Byrne's giant-killing hopes hinge on shackling Suarez
AC MILAN icon Alessandro Nesta once endured a horrid Champions League evening in the Amsterdam Arena during which he was regularly nutmegged by the home side's Luis Suarez.
This season the Premier League's best defenders have similarly struggled to thwart the Uruguayan striker.
Tomorrow Dubliner Cliff Byrne will try to shackle the Liverpool man as League One side Oldham attempt to cause an FA Cup upset.
It's a challenge the Finglas man is approaching in a realistic manner.
"A few of us have been laughing and joking about his ability to nutmeg opponents," the 30-year-old defender says.
"He seems to do it six or seven times in each game. We know that if we sell ourselves he'll easily pop the ball through our legs.
"My way of looking at it is if the ball goes past me then he won't."
Suarez seems to attract headlines, both good and bad. In the last round of the FA Cup his use of an arm to aid the scoring of the decisive goal in a 2-1 victory at Mansfield drew widespread condemnation. ESPN commentator Jon Champion even described the player as 'a cheat', a remark the network rebuked him for.
Byrne doesn't view the Liverpool No 7 in such terms. "Suarez plays to the limits of the rules," is his take on it.
"Not for a second would I ever label a fellow professional a cheat. He's not. He just makes the best of the scenarios and positions he finds himself in, as the majority of footballers regularly do."
The Irishman, who joined Sunderland as a teenager but never played for their first team, confesses that if he ever netted in similar fashion to Suarez at Field Mill it would be difficult to admit an offence had taken place.
"There aren't too many professionals who would turn around and say it isn't a goal. I don't think he ran in to the box with the intention of punching the ball. It bounced up, it was instinct.
"A big deal was made out of it and I'm sure Mansfield felt hard done by. But there are plenty of moments when the ball goes over the line or a foul has been committed and players play on. It's no different.
"From a very young age you are taught to play to the whistle. If the officials don't see it, that's a harsh reality."
It's a lesson Byrne, currently half-way through earning his UEFA 'A' Coaching Licence, emphasises when he's training kids.
"Or now and again during one of the first-team sessions the manager will not blow for something blatant. He wants to see how we react. Officials are human so error will creep in.
"If it happens, you can't afford to be standing there with your hands in the air while the other team are playing on."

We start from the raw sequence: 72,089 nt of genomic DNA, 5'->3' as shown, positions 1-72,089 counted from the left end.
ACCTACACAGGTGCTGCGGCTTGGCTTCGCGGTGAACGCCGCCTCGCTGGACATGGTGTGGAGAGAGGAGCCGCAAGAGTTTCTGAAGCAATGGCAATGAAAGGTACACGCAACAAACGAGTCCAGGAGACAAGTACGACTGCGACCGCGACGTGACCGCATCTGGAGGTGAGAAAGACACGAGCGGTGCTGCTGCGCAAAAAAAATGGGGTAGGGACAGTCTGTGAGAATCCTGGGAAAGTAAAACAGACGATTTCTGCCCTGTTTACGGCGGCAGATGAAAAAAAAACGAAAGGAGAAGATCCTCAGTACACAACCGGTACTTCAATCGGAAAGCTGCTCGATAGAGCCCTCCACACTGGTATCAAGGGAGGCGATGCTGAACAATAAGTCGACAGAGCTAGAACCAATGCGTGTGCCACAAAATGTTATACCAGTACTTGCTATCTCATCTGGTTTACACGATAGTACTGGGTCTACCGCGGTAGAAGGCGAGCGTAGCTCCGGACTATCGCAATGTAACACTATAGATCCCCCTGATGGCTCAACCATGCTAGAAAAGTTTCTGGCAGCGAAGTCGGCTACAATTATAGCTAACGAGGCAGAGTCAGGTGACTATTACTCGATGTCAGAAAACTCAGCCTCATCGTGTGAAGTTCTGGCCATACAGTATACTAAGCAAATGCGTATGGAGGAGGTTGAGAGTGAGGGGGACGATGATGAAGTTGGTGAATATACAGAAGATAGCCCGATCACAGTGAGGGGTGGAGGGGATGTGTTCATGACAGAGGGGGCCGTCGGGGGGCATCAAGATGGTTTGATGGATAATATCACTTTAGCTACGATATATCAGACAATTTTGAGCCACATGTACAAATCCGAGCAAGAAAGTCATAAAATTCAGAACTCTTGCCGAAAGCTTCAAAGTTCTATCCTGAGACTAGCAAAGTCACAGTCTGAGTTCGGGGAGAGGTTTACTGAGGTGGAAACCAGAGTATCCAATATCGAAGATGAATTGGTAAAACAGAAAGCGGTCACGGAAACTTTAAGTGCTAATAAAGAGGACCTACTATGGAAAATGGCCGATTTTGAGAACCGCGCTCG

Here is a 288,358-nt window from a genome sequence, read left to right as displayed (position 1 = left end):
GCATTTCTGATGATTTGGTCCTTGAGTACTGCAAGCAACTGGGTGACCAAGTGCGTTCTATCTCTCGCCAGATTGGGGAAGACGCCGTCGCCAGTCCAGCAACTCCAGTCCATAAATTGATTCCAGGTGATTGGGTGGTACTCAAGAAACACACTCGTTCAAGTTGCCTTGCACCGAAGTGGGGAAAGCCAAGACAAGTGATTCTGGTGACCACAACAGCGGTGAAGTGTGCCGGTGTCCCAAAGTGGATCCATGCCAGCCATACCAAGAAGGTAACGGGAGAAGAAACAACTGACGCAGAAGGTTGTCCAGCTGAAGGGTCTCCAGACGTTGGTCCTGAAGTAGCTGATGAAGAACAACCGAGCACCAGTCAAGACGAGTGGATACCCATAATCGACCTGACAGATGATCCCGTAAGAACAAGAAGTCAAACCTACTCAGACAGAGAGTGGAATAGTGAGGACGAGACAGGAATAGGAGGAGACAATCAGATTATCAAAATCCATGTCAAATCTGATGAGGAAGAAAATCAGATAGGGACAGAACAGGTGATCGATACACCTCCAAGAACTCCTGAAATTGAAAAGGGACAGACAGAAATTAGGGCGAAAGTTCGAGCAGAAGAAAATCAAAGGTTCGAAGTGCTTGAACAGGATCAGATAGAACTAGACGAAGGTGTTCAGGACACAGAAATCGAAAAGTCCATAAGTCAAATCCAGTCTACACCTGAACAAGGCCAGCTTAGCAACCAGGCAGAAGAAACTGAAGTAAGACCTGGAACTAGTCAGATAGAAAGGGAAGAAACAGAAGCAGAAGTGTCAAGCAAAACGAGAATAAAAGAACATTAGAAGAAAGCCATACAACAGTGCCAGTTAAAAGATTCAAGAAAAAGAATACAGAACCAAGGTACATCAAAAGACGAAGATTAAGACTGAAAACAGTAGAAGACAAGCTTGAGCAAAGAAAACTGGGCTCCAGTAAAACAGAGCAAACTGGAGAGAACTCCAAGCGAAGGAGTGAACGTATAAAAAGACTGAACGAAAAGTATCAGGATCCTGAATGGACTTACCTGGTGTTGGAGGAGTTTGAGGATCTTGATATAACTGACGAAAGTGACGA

With Suarez nearby there will be no room for any hesitation from the man who has skippered the Latics at times this season. Preventing the striker adding to his impressive 20-goal tally won't be easy.
"If you go out there thinking 'I'm going to nail him' or 'I'm going to make sure he doesn't get a kick' that player will invariably make a fool out of you," reasons the former Ireland U-21 international. "All you can do is bring your game to the table and hopefully that will be enough.
"If we're both playing I'm sure it will be a good battle because I know one or two tricks as well."
Since leaving behind his younger days with Tolka Rovers and Home Farm to eventually spend nine years at Scunthorpe, Byrne has experienced plenty of knockout encounters against Premier League outfits.
He's faced Chelsea, Manchester United, (then in the top flight) Leeds, Aston Villa and a hat-trick of encounters against Man City. While the thrill of playing against such opposition is memorable one thing has been missing.
"I've yet to be part of a real giant-killing against a top team. Hopefully this will be the first time."
Paul Dickov's men are positioned towards the wrong end of English football's third tier. Despite that, they showed they can upset the odds with a 3-2 win at Championship side Nottingham Forest in the previous round. They also took the lead at Anfield when they met the Reds in this competition last season.
That advantage in front of the Kop lasted for two minutes, as a fortunate Craig Bellamy effort cancelled out Robbie Simpson's terrific long-ranger, and the hosts went on to record a 5-1 win.
Byrne wasn't at Boundary Park then, but he's been told about it since arriving in the summer.
"Some of the lads have been chatting. They maintain they could have been further ahead. Away from home in that type of situation it is always going to be difficult.
"We know our best opportunity of causing an upset is in front of our own fans. The ground only has three sides at the moment because one of the stands was demolished and is yet to be rebuilt due to the financial problems that are affecting a lot of clubs.
"So the surroundings will be different to what Liverpool are used to and hopefully one or two of them won't fancy it. We've got to maximise home advantage."
When Byrne initially heard Oldham's name come out of the hat first he was slightly disappointed. "I was listening on the radio and you have ideas of going to play at a famous stadium. Then when Mansfield or Liverpool appeared alongside us it suddenly became a great draw.
"There have been huge queues for tickets and the place is sure to be rocking."
Amongst those in attendance will be a sizeable contingent from the banks of the Liffey.
"At the last count I have to get 16 tickets. That includes my dad and my two brothers. There are also some friends and family. If we can get a victory it will be a great day and night.
"Occasions like it don't happen too often, I've been around long enough to know that."
Oldham v Liverpool,
Live, ITV1, tomorrow, 4.0